2.5 Statistics

All statistical analyses and visualizations were performed in RStudio (Version 1.4.1106) with R version 4.0.5 (R Core Team 2021) using the ‘ggplot2’ package (Wickham 2016) for the graphical output.

We performed a series of chi-square tests to examine if individuals made intended choices by testing whether a choice was made or not (‘choice’ vs. ‘no choice’) and whether there was a significant difference between the two choices (‘food’ vs. ‘food-pathogen’) per tested combination and life stage. To check if the sample size is good enough to perform appropriate tests, we calculated the number of expected frequencies for each choice. Since all tested combinations had expected values higher than 5, we were able to apply chi-square tests.

3 Results

The food fungi were attractive overall in all combinations and life-stages tested, and showed that individuals made a statistically significant decision for a choice, except larvae in the combination with D. sulphureus and B. bassiana, which was not significant (p = 0.114; Table 1). Behavioural repellence was found in many, but not all combinations. First, there was neither repellence nor attraction found in the reaction of larvae towards Aspergillus sp. and in adult females, if R. canadensis was used as lure (Table 1; Fig. 2). Second, we found female attraction of B. bassiana, in both combinations when either presented with D. sulphureus or R. canadensis. By contrast, larvae were repelled by this entomopathogenous fungus.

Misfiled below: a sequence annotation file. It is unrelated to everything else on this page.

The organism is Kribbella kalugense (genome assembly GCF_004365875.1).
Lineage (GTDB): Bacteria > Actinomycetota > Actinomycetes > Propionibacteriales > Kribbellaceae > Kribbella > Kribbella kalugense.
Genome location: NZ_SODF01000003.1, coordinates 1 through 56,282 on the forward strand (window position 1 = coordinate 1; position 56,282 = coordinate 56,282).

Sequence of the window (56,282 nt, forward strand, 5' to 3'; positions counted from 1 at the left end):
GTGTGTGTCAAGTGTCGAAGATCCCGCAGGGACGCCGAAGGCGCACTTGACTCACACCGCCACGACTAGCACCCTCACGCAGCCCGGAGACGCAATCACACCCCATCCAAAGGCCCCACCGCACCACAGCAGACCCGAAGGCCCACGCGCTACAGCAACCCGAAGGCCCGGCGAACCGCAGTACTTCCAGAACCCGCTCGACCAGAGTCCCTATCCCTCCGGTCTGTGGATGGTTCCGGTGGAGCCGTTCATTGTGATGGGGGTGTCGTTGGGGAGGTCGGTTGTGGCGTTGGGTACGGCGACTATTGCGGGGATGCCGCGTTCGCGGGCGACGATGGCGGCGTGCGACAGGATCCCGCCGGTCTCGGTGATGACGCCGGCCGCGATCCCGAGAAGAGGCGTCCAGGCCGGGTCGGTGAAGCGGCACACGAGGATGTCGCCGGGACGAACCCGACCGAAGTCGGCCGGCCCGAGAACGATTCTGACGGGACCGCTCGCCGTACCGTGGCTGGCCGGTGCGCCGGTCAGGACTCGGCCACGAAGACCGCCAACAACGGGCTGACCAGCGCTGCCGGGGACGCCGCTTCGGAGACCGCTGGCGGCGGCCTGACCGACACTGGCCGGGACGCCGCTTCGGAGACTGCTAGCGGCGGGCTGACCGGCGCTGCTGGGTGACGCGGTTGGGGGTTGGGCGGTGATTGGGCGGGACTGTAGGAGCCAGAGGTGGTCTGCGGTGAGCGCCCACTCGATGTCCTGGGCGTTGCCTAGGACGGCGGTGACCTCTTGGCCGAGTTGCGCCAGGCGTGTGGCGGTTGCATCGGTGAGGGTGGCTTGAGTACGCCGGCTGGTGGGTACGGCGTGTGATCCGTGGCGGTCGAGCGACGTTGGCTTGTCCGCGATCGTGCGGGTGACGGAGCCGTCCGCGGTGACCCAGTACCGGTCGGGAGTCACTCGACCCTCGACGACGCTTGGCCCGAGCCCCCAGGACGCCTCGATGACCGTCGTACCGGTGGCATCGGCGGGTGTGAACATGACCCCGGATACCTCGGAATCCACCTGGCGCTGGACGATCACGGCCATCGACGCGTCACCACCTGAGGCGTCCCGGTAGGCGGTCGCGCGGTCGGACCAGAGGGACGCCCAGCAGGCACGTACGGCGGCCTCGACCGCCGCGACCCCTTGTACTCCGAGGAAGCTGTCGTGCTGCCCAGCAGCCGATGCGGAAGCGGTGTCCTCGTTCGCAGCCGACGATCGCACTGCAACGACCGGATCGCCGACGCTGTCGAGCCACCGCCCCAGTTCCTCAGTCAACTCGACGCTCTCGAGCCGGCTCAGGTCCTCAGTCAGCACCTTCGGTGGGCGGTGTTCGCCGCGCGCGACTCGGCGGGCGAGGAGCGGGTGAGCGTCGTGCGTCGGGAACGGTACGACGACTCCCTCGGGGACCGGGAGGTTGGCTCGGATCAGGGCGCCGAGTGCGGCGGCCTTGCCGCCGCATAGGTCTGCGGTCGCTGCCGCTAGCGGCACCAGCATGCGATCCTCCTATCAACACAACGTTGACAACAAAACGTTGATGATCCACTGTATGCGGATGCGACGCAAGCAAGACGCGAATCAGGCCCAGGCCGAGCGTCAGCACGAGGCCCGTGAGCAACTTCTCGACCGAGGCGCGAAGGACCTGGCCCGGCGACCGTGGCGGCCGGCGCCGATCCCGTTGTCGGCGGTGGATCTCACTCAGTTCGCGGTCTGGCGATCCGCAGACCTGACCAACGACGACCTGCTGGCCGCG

Table 1 Outcome of two-choice tests between food fungus and food fungus with pathogen for adult females and larvae. Significant results state a preference for making a choice over staying undecided. Bold p-values denote attraction by the pathogen or pure food side. Attractivity of the lures itself is tested on the right (no choice vs. choice). Significant results state a preference for making a choice over staying undecided.
Fig. 2
figure 2

Decisions of larvae and adult females in the two-choice arenas. Percentage of larvae and adult females attracted to the ‘attraction expected’ (= food fungus; left bars) or the ‘repellence expected’ treatment (= food & pathogen; right bars) (*p < 0.05). N gives the total number of tested individuals. Non-deciding individuals were excluded here.

4 Discussion

Overall, we were able to show that adult beetles and larvae of X. saxesenii responded positively to volatiles from their symbiotic fungi and even varied in their response to pathogens depending on their life stage. Larvae seem to be aware of their vulnerability compared to adults, especially in confrontation with the entomopathogen Beauveria. They do the opposite than their adult sisters and avoid contact with the entomopathogen. We suggest that female preference for Beauveria is a hygienic and social response to a serious hazard when present in the nest community. By confronting the entomopathogen, they have the chance to fight it before causing far-reaching damage. Various behaviours to reduce the establishment of parasites and pathogens like disinfection, relocation of dead and infected nestmates or waste management have already been shown in social insects (Cremer et al. 2007) and some of them are also present in X. saxesenii (Biedermann & Taborsky 2011; Nuotclà et al. 2019). Alternatively, it is possible that adult females are exploited by Beauveria, because it is a specialized entomopathogen that depends on infecting insects for survival. This is supported by the observation that volatiles of B. bassiana are apparently attractive also for other non-farming insects (George et al. 2013; Geedi et al. 2023).